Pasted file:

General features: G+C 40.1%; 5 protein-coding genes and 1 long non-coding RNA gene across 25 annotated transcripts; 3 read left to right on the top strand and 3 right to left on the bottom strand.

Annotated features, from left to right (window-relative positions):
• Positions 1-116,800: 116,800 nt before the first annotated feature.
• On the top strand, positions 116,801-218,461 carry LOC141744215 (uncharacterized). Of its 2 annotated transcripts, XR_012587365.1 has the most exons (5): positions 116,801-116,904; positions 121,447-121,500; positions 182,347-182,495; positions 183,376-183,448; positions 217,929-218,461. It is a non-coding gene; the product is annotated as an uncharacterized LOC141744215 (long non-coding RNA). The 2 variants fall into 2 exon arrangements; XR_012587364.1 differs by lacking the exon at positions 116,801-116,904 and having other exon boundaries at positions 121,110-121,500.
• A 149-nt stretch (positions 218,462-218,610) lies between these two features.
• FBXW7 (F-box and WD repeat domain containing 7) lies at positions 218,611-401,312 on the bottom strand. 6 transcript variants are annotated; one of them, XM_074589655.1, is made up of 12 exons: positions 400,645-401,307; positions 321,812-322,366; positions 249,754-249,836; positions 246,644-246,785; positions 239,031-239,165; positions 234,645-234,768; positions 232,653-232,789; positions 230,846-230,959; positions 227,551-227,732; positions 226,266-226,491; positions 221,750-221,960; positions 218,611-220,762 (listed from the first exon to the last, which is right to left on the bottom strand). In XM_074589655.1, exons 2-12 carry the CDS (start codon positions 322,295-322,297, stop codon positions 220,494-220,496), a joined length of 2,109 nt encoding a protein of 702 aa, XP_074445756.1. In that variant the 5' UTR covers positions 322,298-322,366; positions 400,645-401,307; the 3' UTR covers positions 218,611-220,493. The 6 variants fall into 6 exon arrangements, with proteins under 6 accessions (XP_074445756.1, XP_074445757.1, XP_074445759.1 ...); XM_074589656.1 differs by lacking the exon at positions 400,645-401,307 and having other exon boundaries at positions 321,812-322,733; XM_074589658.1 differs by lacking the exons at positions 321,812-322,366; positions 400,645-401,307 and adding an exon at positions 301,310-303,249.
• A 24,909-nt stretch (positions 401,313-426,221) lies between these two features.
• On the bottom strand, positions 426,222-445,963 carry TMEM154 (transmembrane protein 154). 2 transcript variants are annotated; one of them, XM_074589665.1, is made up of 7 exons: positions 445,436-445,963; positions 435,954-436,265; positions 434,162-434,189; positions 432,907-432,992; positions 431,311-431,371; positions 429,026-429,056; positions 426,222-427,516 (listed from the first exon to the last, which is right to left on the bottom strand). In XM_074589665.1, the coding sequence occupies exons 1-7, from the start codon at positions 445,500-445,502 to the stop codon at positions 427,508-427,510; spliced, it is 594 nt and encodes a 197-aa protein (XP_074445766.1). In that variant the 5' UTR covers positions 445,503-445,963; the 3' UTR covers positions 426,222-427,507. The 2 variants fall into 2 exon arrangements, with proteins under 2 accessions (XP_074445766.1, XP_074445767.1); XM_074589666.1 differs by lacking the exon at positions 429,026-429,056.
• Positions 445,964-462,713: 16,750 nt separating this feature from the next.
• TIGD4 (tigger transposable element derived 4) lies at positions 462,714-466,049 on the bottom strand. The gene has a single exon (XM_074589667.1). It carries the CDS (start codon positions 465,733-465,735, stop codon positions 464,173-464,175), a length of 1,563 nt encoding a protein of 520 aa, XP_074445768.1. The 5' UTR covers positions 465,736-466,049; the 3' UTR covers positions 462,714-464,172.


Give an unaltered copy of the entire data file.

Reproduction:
General features: G+C 40.1%; 5 protein-coding genes and 1 long non-coding RNA gene across 25 annotated transcripts; 3 read left to right on the top strand and 3 right to left on the bottom strand.

Annotated features, from left to right (window-relative positions):
• Positions 1-116,800: 116,800 nt before the first annotated feature.
• On the top strand, positions 116,801-218,461 carry LOC141744215 (uncharacterized). Of its 2 annotated transcripts, XR_012587365.1 has the most exons (5): positions 116,801-116,904; positions 121,447-121,500; positions 182,347-182,495; positions 183,376-183,448; positions 217,929-218,461. It is a non-coding gene; the product is annotated as an uncharacterized LOC141744215 (long non-coding RNA). The 2 variants fall into 2 exon arrangements; XR_012587364.1 differs by lacking the exon at positions 116,801-116,904 and having other exon boundaries at positions 121,110-121,500.
• A 149-nt stretch (positions 218,462-218,610) lies between these two features.
• FBXW7 (F-box and WD repeat domain containing 7) lies at positions 218,611-401,312 on the bottom strand. 6 transcript variants are annotated; one of them, XM_074589655.1, is made up of 12 exons: positions 400,645-401,307; positions 321,812-322,366; positions 249,754-249,836; positions 246,644-246,785; positions 239,031-239,165; positions 234,645-234,768; positions 232,653-232,789; positions 230,846-230,959; positions 227,551-227,732; positions 226,266-226,491; positions 221,750-221,960; positions 218,611-220,762 (listed from the first exon to the last, which is right to left on the bottom strand). In XM_074589655.1, exons 2-12 carry the CDS (start codon positions 322,295-322,297, stop codon positions 220,494-220,496), a joined length of 2,109 nt encoding a protein of 702 aa, XP_074445756.1. In that variant the 5' UTR covers positions 322,298-322,366; positions 400,645-401,307; the 3' UTR covers positions 218,611-220,493. The 6 variants fall into 6 exon arrangements, with proteins under 6 accessions (XP_074445756.1, XP_074445757.1, XP_074445759.1 ...); XM_074589656.1 differs by lacking the exon at positions 400,645-401,307 and having other exon boundaries at positions 321,812-322,733; XM_074589658.1 differs by lacking the exons at positions 321,812-322,366; positions 400,645-401,307 and adding an exon at positions 301,310-303,249.
• A 24,909-nt stretch (positions 401,313-426,221) lies between these two features.
• On the bottom strand, positions 426,222-445,963 carry TMEM154 (transmembrane protein 154). 2 transcript variants are annotated; one of them, XM_074589665.1, is made up of 7 exons: positions 445,436-445,963; positions 435,954-436,265; positions 434,162-434,189; positions 432,907-432,992; positions 431,311-431,371; positions 429,026-429,056; positions 426,222-427,516 (listed from the first exon to the last, which is right to left on the bottom strand). In XM_074589665.1, the coding sequence occupies exons 1-7, from the start codon at positions 445,500-445,502 to the stop codon at positions 427,508-427,510; spliced, it is 594 nt and encodes a 197-aa protein (XP_074445766.1). In that variant the 5' UTR covers positions 445,503-445,963; the 3' UTR covers positions 426,222-427,507. The 2 variants fall into 2 exon arrangements, with proteins under 2 accessions (XP_074445766.1, XP_074445767.1); XM_074589666.1 differs by lacking the exon at positions 429,026-429,056.
• Positions 445,964-462,713: 16,750 nt separating this feature from the next.
• TIGD4 (tigger transposable element derived 4) lies at positions 462,714-466,049 on the bottom strand. The gene has a single exon (XM_074589667.1). It carries the CDS (start codon positions 465,733-465,735, stop codon positions 464,173-464,175), a length of 1,563 nt encoding a protein of 520 aa, XP_074445768.1. The 5' UTR covers positions 465,736-466,049; the 3' UTR covers positions 462,714-464,172.